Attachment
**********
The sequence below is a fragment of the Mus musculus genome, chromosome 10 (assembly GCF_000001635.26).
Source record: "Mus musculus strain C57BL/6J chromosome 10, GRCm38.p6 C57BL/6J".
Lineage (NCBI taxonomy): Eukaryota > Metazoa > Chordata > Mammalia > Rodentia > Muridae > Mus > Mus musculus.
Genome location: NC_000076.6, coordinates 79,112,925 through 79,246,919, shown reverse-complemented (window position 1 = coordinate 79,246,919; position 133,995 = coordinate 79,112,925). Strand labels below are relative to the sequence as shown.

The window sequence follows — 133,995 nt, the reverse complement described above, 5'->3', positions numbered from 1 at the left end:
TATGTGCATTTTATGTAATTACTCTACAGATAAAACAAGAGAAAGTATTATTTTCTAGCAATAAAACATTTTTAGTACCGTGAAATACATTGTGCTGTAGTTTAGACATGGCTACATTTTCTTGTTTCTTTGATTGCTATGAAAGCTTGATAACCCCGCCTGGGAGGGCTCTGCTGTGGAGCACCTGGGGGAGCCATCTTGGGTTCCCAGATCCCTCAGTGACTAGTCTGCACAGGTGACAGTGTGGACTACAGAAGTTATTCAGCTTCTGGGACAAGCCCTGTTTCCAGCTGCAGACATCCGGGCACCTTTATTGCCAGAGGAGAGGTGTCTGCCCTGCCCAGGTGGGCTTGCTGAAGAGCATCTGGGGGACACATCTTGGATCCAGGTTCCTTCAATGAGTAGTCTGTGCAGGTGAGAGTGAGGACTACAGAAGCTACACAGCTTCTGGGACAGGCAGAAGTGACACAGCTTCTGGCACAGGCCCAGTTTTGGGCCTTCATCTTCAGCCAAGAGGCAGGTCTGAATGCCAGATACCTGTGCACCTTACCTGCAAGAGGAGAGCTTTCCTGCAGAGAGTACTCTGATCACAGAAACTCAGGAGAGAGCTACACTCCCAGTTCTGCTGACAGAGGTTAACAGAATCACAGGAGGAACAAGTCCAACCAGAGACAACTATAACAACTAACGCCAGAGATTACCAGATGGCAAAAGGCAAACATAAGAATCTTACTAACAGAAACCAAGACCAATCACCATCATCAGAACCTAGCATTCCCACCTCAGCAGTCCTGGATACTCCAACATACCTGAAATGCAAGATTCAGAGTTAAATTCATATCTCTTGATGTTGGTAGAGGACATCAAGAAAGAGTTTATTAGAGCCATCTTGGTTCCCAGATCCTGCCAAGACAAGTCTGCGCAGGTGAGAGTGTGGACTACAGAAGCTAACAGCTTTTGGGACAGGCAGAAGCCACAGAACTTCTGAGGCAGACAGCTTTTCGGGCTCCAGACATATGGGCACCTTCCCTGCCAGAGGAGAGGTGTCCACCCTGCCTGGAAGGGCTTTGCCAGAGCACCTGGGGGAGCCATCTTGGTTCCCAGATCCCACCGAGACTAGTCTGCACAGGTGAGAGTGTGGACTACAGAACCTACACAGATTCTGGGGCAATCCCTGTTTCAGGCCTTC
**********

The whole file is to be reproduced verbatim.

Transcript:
The sequence below is a fragment of the Mus musculus genome, chromosome 10 (assembly GCF_000001635.26).
Source record: "Mus musculus strain C57BL/6J chromosome 10, GRCm38.p6 C57BL/6J".
Lineage (NCBI taxonomy): Eukaryota > Metazoa > Chordata > Mammalia > Rodentia > Muridae > Mus > Mus musculus.
Genome location: NC_000076.6, coordinates 79,112,925 through 79,246,919, shown reverse-complemented (window position 1 = coordinate 79,246,919; position 133,995 = coordinate 79,112,925). Strand labels below are relative to the sequence as shown.

The window sequence follows — 133,995 nt, the reverse complement described above, 5'->3', positions numbered from 1 at the left end:
TATGTGCATTTTATGTAATTACTCTACAGATAAAACAAGAGAAAGTATTATTTTCTAGCAATAAAACATTTTTAGTACCGTGAAATACATTGTGCTGTAGTTTAGACATGGCTACATTTTCTTGTTTCTTTGATTGCTATGAAAGCTTGATAACCCCGCCTGGGAGGGCTCTGCTGTGGAGCACCTGGGGGAGCCATCTTGGGTTCCCAGATCCCTCAGTGACTAGTCTGCACAGGTGACAGTGTGGACTACAGAAGTTATTCAGCTTCTGGGACAAGCCCTGTTTCCAGCTGCAGACATCCGGGCACCTTTATTGCCAGAGGAGAGGTGTCTGCCCTGCCCAGGTGGGCTTGCTGAAGAGCATCTGGGGGACACATCTTGGATCCAGGTTCCTTCAATGAGTAGTCTGTGCAGGTGAGAGTGAGGACTACAGAAGCTACACAGCTTCTGGGACAGGCAGAAGTGACACAGCTTCTGGCACAGGCCCAGTTTTGGGCCTTCATCTTCAGCCAAGAGGCAGGTCTGAATGCCAGATACCTGTGCACCTTACCTGCAAGAGGAGAGCTTTCCTGCAGAGAGTACTCTGATCACAGAAACTCAGGAGAGAGCTACACTCCCAGTTCTGCTGACAGAGGTTAACAGAATCACAGGAGGAACAAGTCCAACCAGAGACAACTATAACAACTAACGCCAGAGATTACCAGATGGCAAAAGGCAAACATAAGAATCTTACTAACAGAAACCAAGACCAATCACCATCATCAGAACCTAGCATTCCCACCTCAGCAGTCCTGGATACTCCAACATACCTGAAATGCAAGATTCAGAGTTAAATTCATATCTCTTGATGTTGGTAGAGGACATCAAGAAAGAGTTTATTAGAGCCATCTTGGTTCCCAGATCCTGCCAAGACAAGTCTGCGCAGGTGAGAGTGTGGACTACAGAAGCTAACAGCTTTTGGGACAGGCAGAAGCCACAGAACTTCTGAGGCAGACAGCTTTTCGGGCTCCAGACATATGGGCACCTTCCCTGCCAGAGGAGAGGTGTCCACCCTGCCTGGAAGGGCTTTGCCAGAGCACCTGGGGGAGCCATCTTGGTTCCCAGATCCCACCGAGACTAGTCTGCACAGGTGAGAGTGTGGACTACAGAACCTACACAGATTCTGGGGCAATCCCTGTTTCAGGCCTTC